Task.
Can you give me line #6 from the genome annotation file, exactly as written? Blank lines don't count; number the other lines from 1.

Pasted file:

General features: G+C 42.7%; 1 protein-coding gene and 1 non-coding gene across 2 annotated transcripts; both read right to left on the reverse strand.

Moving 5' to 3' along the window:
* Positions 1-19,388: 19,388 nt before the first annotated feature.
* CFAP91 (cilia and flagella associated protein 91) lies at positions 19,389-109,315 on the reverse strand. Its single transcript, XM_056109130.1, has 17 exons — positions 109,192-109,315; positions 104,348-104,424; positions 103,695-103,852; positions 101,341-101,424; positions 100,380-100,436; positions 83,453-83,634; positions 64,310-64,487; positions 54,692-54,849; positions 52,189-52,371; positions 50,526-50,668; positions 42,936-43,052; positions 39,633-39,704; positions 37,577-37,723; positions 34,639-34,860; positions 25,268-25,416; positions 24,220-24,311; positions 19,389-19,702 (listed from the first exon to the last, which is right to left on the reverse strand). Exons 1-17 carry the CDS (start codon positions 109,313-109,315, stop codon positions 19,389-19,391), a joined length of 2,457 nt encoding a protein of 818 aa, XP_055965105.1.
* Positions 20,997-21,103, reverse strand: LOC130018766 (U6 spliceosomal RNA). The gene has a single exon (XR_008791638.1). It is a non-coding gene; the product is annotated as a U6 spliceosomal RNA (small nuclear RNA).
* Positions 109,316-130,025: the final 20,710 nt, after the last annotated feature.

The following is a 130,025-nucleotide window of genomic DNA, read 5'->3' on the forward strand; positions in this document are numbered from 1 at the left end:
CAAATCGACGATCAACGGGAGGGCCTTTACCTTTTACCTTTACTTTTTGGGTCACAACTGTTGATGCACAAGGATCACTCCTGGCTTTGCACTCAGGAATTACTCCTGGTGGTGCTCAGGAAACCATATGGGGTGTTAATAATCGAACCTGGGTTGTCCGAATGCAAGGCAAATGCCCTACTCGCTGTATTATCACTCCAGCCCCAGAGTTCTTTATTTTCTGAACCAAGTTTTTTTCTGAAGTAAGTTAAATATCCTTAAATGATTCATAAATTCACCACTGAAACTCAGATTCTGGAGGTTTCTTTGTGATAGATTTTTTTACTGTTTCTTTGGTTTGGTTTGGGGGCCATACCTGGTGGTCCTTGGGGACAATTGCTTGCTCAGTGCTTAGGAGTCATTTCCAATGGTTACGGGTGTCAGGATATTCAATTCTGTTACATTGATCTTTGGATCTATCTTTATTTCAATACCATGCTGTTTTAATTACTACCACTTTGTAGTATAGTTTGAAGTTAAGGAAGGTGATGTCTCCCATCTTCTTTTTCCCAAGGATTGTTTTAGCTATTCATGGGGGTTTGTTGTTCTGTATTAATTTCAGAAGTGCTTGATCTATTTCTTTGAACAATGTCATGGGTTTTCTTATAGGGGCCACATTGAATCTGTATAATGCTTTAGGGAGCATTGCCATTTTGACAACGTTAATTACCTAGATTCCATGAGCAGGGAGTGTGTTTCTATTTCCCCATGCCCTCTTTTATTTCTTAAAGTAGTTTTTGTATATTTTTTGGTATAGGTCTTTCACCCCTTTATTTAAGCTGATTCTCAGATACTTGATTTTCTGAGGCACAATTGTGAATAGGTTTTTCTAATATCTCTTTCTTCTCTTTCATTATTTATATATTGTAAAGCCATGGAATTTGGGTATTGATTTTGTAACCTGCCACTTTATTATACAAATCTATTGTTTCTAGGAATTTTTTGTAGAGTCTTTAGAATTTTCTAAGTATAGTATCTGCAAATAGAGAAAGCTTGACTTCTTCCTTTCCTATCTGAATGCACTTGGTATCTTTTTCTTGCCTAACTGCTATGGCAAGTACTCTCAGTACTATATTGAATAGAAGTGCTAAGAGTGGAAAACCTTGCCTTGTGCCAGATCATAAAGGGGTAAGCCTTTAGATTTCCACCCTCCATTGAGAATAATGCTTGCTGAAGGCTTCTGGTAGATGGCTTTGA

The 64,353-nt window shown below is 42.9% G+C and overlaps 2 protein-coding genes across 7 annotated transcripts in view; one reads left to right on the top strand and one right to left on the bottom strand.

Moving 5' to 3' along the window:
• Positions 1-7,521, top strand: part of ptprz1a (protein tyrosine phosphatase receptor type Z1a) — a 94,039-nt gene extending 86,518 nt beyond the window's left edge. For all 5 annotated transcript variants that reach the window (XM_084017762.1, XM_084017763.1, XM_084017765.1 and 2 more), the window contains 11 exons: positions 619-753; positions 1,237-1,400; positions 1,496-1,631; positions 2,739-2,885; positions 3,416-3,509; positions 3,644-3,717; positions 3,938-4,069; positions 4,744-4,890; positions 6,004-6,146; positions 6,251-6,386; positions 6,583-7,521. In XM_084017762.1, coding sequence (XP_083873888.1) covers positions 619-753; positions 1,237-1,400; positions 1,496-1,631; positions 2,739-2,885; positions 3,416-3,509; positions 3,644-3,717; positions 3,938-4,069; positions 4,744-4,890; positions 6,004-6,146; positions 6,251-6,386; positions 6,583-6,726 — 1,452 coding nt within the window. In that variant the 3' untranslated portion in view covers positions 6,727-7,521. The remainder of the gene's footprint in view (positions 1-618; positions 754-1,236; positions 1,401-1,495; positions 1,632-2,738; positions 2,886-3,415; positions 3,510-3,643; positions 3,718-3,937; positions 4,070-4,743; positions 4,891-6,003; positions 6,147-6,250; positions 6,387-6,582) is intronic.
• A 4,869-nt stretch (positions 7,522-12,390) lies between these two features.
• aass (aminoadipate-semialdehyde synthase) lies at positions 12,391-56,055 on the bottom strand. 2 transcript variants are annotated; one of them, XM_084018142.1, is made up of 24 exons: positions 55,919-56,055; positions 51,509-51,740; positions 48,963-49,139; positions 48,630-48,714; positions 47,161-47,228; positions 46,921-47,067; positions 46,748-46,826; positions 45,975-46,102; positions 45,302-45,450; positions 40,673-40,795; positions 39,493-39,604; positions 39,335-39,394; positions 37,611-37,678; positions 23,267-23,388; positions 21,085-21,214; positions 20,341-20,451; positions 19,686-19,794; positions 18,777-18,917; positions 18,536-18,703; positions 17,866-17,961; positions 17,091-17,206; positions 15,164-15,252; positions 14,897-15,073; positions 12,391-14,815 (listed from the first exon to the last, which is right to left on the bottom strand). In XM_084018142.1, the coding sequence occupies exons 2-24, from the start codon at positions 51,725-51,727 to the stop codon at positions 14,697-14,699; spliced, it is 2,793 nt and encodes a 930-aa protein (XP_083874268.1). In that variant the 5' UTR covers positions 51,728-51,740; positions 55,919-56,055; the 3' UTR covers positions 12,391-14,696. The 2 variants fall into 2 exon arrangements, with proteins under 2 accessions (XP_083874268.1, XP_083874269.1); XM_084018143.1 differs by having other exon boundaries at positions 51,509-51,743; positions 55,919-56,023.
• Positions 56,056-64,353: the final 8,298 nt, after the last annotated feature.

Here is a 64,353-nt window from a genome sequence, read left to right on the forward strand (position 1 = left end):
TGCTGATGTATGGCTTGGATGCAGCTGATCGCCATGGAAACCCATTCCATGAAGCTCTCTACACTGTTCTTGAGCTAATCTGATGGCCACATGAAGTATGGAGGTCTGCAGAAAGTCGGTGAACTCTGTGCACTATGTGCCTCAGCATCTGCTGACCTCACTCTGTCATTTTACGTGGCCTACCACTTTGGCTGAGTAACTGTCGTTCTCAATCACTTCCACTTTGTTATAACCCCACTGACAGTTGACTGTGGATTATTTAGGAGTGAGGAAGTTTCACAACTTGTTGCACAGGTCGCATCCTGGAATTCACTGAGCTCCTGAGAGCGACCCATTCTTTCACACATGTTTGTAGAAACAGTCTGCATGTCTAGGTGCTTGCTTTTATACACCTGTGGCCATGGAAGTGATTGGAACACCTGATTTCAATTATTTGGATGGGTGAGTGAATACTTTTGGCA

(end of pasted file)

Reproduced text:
* Positions 109,316-130,025: the final 20,710 nt, after the last annotated feature.